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Regulation and Compliance > Federal Regulation > SEC

SEC Finds Problems in Private Fund Advisor Exams

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What You Need to Know

  • Approximately 35% of all SEC-registered advisors manage approximately $18 trillion in private fund assets.
  • Some private fund advisors provided to investors or prospective investors misleading track records.
  • The size and complexity of private fund advisors vary widely.

The Securities and Exchange Commission released Thursday a risk alert detailing concerns found among private fund advisors during exams.

The alert details more observations found by SEC exam staff regarding private fund advisors’ failure to act consistently with disclosures, use of misleading disclosures regarding performance and marketing, due diligence failures relating to investments or service providers, and use of potentially misleading “hedge” clauses.

“Examinations of private fund advisers have resulted in a range of actions, including deficiency letters and, where appropriate, referrals to the Division of Enforcement,” the alert states.

As the alert states, more than 5,000 SEC-registered investment advisors, approximately 35% of all SEC-registered advisors, manage approximately $18 trillion in private fund assets.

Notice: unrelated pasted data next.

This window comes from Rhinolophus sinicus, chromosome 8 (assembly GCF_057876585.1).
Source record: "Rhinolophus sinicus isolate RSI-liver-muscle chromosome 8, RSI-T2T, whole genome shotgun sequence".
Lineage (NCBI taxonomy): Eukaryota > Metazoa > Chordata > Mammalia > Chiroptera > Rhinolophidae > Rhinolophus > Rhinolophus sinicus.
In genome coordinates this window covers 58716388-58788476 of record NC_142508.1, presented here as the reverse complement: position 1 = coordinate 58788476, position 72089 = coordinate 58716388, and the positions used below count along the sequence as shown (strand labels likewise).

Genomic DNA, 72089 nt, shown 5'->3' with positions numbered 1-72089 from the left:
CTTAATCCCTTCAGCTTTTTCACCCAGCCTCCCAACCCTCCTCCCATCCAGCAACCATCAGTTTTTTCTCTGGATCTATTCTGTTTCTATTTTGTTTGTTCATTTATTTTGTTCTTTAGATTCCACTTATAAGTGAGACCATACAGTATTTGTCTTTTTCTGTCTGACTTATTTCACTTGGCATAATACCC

“In the past five years alone, we have observed substantial growth in reported private fund assets, which have increased by 70% in that period,” the SEC said. “These assets are deployed through a variety of investment strategies employed by hedge funds, private equity funds, and real estate-related funds, among others.”

The size and complexity of advisors vary widely from, for example, an advisor with a private fund limited to investors made up of friends and family, to an advisor with a worldwide footprint managing multiple private funds with hundreds of billions of dollars in assets, the agency explained.

Among other issues, the exam staff observed failures to act consistently with material disclosures to clients or investors. For instance, failures to obtain informed consent from Limited Partner Advisory Committees, Advisory Boards or Advisory Committees required under fund disclosures.

SEC staff also observed private fund advisers that did not follow practices described in their limited partnership agreements.

Another infraction: private fund advisors providing to investors or prospective investors misleading track records or other marketing statements that appear to violate Rule 206(4)-8.

In addition, “Advisers Act Rule 204-2(a)(16) requires advisers to maintain all accounts, books, internal working papers, and any other records or documents that are necessary to form the basis for or demonstrate the calculation of any performance or rate of return of any or all managed accounts or securities recommendations. Exams staff has also observed failures by private fund advisers to maintain these required records,” the alert states.


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